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Oral leukoplakia

Author: Dr Delwyn Dyall-Smith, Dermatologist, 2009.

What is oral leukoplakia?

Oral leukoplakia describes a white patch or plaque of the oral mucosa that cannot be characterised clinically or pathologically as any other disease.

What causes oral leukoplakia?

Oral leukoplakia may be due to several conditions, most often:

In children, differential diagnosis includes dyskeratosis congenita and hidrotic ectodermal dysplasia. 

Who gets oral leukoplakia?

There is a strong association with tobacco smoking (leukoplakia is six times more common in smokers than non-smokers) and alcohol intake (independent of drinking pattern or beverage type). It is also associated with betel quid chewing and oral submucous fibrosis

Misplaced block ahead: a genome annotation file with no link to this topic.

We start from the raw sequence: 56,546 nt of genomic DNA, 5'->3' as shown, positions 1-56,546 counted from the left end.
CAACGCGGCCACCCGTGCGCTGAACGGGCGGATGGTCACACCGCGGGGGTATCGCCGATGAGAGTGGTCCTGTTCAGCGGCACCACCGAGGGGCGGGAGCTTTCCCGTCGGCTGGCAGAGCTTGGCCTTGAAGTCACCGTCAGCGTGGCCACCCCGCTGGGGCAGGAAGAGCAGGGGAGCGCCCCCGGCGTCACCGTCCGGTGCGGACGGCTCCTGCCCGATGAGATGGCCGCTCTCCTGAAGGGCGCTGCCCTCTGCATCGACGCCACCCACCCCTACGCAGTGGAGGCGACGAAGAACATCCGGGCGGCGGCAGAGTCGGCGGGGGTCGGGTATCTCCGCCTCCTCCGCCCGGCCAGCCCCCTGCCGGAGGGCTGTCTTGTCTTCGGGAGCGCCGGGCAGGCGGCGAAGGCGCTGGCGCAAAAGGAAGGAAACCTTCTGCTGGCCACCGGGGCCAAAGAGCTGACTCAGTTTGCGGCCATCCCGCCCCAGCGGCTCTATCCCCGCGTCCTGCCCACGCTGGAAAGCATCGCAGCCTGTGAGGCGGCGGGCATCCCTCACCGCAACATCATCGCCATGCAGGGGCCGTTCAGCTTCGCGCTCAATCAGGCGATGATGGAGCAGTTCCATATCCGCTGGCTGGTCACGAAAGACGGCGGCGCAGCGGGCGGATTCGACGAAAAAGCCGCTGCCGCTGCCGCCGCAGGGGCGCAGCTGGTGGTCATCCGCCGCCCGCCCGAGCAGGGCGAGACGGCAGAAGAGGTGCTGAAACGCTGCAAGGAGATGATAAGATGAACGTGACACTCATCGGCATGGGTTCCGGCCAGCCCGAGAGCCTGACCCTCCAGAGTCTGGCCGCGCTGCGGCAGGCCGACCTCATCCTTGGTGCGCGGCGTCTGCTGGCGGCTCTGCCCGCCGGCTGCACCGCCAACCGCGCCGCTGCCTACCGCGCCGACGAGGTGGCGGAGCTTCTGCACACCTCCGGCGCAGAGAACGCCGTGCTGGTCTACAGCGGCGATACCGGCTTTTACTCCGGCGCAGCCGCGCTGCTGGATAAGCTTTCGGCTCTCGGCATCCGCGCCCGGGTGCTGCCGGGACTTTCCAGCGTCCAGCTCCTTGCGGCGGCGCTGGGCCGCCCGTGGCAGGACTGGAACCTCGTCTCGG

How is the diagnosis made?

The histopathology of oral leukoplakia is not always diagnostic. Epithelial changes range from atrophy (thinned) to hyperplasia (thickened) and it may show hyperkeratosis. Dysplasia (atypical changes) may be mild, moderate, severe, carcinoma in situ or invasive carcinoma. The pathology report must comment on the absence or presence of dysplasia, and the severity.

What is the treatment of oral leukoplakia?

The treatment of oral leukoplakia depends on its cause. 

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